Liability to French Tax
Whether permanently resident in France or not, you should understand your French tax obligations
French taxes undergo regular changes, and itís important to remain up to date on all taxes, including: Wealth Tax, Gift & Inheritance Taxes, Taxes on Trusts, an Exit Tax and a Tax on High Income
Despite the reputation for high taxes, French income tax is generally no higher than most other European countries. However, French social charges can be very high - and despite recent changes, special attention must still be paid to French wealth tax (IFI).
French residents are liable to French taxes on worldwide income and wealth.
An individual is considered "resident" for tax purposes in France after spending 183 days in the country. Even if you spend less than 183 days you may be still be "resident" - eg if your spouse and children are based in France, or if you spend more time in France than any other one country. You would then be liable to tax on worldwide income & capital gains, wealth, gifts and inheritance.
If you are non-resident in France, you can still be liable to French tax if you have property in France. Keeping a low profile and hoping for the best is a risk: more and more information is now accessible by the tax authorities, including electricity and phone usage.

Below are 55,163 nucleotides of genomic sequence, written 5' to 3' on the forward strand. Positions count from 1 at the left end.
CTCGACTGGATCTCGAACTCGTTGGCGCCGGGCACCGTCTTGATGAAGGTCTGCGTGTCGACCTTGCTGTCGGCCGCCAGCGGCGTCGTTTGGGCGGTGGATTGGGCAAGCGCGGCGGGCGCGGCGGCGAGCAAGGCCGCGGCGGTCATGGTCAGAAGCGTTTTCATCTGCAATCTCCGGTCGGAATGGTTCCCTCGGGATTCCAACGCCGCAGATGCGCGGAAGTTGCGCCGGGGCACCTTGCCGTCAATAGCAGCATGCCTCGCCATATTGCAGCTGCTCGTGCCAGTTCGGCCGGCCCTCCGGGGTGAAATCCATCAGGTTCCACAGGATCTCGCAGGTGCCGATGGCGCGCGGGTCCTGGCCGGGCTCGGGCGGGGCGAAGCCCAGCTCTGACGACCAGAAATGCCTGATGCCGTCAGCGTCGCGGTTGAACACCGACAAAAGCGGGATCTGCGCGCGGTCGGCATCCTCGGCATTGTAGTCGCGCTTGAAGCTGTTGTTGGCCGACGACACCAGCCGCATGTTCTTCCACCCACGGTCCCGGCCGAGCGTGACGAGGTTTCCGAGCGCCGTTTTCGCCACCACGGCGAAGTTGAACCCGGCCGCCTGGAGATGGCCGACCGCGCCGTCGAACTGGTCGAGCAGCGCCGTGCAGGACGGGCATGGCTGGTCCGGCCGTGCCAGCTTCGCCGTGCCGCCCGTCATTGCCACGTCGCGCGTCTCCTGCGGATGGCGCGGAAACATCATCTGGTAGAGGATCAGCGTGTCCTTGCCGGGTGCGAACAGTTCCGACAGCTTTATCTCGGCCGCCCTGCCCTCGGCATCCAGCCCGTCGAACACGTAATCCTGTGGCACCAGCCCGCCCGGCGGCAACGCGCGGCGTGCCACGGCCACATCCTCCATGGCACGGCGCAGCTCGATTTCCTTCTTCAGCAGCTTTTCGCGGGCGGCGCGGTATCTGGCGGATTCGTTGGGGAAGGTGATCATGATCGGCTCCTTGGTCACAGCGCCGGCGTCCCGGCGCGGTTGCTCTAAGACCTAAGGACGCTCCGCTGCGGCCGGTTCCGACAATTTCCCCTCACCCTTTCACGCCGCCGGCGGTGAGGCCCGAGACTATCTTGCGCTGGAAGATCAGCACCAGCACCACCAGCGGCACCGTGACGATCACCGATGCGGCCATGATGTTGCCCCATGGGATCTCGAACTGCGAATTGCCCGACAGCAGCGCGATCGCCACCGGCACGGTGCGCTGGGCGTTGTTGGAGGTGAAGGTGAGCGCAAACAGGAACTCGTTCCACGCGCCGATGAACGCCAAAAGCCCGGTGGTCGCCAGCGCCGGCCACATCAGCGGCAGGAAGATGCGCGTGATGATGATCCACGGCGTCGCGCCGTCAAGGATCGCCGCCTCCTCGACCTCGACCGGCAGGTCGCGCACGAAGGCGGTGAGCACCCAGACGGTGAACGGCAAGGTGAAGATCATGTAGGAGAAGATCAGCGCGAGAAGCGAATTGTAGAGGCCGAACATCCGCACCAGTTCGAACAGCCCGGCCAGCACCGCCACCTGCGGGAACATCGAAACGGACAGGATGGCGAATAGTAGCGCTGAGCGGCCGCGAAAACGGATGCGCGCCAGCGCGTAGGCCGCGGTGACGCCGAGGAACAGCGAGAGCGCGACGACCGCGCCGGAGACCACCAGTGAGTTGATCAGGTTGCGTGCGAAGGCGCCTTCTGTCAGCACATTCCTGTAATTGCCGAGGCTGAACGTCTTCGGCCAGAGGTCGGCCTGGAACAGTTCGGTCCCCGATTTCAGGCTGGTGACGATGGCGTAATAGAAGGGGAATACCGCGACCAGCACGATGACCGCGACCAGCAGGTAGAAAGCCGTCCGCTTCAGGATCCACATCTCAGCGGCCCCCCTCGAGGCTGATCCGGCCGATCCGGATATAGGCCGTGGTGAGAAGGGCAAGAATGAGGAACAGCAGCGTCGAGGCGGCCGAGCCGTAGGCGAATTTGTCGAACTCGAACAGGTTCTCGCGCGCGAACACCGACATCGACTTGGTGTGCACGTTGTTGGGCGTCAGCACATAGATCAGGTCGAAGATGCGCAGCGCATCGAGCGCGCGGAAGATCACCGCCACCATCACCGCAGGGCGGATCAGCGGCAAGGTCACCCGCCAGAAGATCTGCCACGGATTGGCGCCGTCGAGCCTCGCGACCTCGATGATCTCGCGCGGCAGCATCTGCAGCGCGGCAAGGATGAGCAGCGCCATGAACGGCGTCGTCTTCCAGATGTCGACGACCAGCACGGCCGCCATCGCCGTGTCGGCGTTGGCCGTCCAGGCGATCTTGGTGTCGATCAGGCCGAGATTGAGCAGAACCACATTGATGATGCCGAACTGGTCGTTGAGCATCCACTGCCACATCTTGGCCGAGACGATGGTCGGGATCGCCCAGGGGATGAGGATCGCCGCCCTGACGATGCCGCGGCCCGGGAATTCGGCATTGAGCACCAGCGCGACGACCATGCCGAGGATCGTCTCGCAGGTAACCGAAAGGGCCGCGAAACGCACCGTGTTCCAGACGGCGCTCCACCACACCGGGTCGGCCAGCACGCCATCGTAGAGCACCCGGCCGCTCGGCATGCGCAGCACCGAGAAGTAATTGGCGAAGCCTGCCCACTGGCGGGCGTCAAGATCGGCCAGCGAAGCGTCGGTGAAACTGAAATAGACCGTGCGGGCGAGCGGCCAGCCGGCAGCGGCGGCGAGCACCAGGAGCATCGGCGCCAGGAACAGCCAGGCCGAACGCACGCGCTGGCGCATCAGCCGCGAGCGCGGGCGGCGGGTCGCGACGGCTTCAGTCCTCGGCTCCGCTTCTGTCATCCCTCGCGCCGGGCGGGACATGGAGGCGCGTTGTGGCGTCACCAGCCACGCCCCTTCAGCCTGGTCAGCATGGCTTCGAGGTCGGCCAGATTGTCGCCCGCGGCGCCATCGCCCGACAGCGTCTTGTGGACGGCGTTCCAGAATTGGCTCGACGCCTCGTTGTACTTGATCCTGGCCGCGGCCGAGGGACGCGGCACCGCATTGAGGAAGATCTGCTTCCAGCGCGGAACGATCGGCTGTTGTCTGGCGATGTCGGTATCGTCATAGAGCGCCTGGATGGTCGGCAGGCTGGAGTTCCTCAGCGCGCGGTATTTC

It is important to understand the rules and pay all taxes due.
But there is no need to pay more than the minimum due.
In addition, there are various exemptions available to encourage "wealthy foreigners" to move to France.
You may also be subject to taxes in other countries due to time spent, property and assets or nationality. In this case, it is important to be aware of the dual taxation agreements. These treaties often enable significant tax savings to be obtained.
Although there are many taxes in France, such as the French wealth tax, trust tax, exit tax and various social taxes, many clients are surprised by the number of exemptions and deductions available and the importance of correctly organising their financial and personal affairs.
Copyright © 2017 Cabinet Gregory Latest modification: 29 December 2017 Email: email@example.com